Abstract: Dose escalation is now the standard of care for the treatment of prostate cancer with radiation therapy. However, the rectum tends to be the dose-limiting structure when treating prostate cancer, given its close proximity. Early and late toxicities can occur when the rectum receives large doses of radiation therapy. New technologies allow for prevention of these toxicities. In this review, we examine the evidence that supports various dose constraints employed to prevent these rectal injuries from occurring. We also examine the use of intensity-modulated radiation therapy and how this compares to older radiation therapy techniques that allow for further sparing of the rectum during a radiation therapy course. We then review the literature on endorectal balloons and the effects of their daily use throughout a radiation therapy course. Tissue spacers are now being investigated in greater detail; these devices are injected into the rectoprostatic fascia to physically increase the distance between the prostate and the anterior rectal wall. Last, we review the use of systemic drugs, specifically statin medications and antihypertensives, as well as their impact on rectal toxicity.

Keywords: rectal toxicity, radiation therapy, prostate, prevention 

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Radiation therapy for prostate cancer affords local control and survival benefits for men with varying stages of the disease. We now understand that dose escalation –through intensity-modulated radiation therapy (IMRT), brachytherapy (BT), or a combination of both IMRT and BT – allow even greater biochemical disease-free survival benefits. While this increased dose improves tumor kill, the tolerance of normal tissues limits the dose of radiation (RT) that can be safely delivered.1 The rectum, in most instances, tends to be the structure that limits the overall dose prescribed due to the potential toxicities.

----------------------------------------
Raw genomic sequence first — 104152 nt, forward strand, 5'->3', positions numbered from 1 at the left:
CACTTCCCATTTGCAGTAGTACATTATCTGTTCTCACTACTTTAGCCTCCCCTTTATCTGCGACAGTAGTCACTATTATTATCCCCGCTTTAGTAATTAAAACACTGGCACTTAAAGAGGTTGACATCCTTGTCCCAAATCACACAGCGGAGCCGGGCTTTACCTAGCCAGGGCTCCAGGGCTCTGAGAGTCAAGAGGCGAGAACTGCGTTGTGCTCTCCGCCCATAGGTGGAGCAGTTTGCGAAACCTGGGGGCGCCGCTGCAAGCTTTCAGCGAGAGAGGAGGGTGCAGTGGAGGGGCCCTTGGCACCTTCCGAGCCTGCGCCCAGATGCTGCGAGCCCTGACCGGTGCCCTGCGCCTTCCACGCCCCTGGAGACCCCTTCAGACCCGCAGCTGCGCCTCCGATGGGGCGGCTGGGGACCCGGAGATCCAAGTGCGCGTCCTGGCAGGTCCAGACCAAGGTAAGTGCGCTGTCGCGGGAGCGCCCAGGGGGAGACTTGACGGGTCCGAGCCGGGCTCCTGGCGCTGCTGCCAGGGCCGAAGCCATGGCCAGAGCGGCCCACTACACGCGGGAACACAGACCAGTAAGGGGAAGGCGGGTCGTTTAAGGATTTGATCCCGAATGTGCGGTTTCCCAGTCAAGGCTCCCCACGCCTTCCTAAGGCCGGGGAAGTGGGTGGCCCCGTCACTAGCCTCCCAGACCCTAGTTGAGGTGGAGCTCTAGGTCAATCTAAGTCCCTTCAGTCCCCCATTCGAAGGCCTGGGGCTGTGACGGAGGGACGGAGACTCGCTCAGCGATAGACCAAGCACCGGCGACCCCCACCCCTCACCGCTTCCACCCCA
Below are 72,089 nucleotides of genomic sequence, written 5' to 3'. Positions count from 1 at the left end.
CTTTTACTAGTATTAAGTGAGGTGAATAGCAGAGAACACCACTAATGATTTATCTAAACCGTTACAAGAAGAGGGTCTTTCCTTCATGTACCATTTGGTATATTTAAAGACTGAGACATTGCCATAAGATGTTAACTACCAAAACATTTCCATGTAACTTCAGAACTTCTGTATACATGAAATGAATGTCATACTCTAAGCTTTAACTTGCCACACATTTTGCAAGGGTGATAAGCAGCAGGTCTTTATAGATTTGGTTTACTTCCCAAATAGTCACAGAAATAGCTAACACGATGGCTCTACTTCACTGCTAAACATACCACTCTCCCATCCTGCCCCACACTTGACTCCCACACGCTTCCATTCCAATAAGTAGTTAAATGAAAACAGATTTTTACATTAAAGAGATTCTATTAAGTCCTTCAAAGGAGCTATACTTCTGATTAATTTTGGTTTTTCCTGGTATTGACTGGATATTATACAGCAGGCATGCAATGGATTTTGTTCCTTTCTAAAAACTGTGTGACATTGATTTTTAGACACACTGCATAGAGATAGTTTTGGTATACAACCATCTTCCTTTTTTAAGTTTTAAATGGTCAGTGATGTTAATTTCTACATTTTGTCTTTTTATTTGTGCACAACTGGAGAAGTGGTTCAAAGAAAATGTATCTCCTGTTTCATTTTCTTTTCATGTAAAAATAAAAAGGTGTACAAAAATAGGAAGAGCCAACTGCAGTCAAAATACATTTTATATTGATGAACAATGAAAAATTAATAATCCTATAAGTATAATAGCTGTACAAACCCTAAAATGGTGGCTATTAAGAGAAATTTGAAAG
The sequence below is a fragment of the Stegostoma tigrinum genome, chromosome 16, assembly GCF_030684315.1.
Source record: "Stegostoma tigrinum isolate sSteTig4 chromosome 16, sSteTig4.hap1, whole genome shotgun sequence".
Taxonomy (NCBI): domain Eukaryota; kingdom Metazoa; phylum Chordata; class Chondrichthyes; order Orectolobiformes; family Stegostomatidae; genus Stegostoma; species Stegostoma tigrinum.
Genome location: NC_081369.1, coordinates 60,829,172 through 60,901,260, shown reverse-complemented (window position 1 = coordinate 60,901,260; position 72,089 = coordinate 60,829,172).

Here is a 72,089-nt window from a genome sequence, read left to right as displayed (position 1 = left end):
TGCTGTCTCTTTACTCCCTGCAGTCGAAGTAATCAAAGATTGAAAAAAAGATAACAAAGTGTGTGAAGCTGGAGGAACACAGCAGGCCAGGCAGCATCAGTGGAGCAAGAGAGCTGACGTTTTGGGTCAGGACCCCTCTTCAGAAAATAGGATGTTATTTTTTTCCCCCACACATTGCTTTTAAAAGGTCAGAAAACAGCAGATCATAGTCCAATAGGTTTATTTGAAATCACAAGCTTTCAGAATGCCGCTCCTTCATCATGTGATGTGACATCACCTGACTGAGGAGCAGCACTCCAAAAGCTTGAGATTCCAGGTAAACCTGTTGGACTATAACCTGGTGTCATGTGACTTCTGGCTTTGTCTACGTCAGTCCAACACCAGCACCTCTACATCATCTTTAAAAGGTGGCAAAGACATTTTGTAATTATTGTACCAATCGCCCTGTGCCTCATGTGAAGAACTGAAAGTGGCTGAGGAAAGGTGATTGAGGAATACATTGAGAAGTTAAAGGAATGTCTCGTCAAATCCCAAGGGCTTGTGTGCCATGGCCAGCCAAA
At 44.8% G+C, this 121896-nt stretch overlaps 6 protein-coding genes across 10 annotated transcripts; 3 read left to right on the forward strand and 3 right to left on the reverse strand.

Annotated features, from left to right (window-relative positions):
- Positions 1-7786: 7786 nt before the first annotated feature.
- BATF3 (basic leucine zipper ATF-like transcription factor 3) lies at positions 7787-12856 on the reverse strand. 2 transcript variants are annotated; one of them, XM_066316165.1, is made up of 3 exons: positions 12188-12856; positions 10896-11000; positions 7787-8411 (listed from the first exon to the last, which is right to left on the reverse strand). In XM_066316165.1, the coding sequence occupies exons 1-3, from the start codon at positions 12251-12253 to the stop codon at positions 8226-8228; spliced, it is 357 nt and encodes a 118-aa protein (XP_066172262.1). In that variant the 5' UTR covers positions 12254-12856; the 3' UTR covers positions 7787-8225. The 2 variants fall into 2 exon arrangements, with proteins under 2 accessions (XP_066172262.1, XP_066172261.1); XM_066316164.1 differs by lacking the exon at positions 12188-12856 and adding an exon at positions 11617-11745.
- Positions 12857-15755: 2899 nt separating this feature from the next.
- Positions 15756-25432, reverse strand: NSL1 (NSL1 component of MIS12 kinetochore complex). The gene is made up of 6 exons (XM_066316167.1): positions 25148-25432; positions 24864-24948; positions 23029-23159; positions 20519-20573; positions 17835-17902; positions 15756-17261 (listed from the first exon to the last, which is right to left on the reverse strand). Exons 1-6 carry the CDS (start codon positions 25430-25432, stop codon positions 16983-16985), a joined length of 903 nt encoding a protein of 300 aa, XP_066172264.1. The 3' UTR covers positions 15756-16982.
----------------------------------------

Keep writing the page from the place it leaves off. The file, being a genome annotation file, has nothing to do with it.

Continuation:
Early rectal toxicities develop during the course of radiation therapy and typically persist for <90 days after the completion of treatment. These symptoms include loose stools or diarrhea, tenesmus, urgency, anorectal pain, irritation of hemorrhoids, and bleeding. These side effects are typically self-limited. However, more severe acute toxicities put patients at greater risk for long-term injuries from radiation therapy.2

Late RT-induced rectal toxicities are defined as those persisting or developing >90 days after therapy ends. Development of chronic proctitis after pelvic RT has been reported in 5% to 40% of patients.3 Rectal bleeding is the most common late toxicity, which generally develops due to neovascularization and telangiectasias.4,5 Thickening and edema of the anterior rectal wall can result. Severely affected bowel can become fibrotic and ischemic, which results in more severe clinical manifestations, such as fistula formation, stricture, loss of compliance of the anal sphincter and even rectal perforation. Although few patients develop bleeding severe enough to necessitate transfusion, it can severely alter daily activities and affect the patient’s quality of life (QOL).

In this article, we discuss methods that one can employ to prevent these toxicities.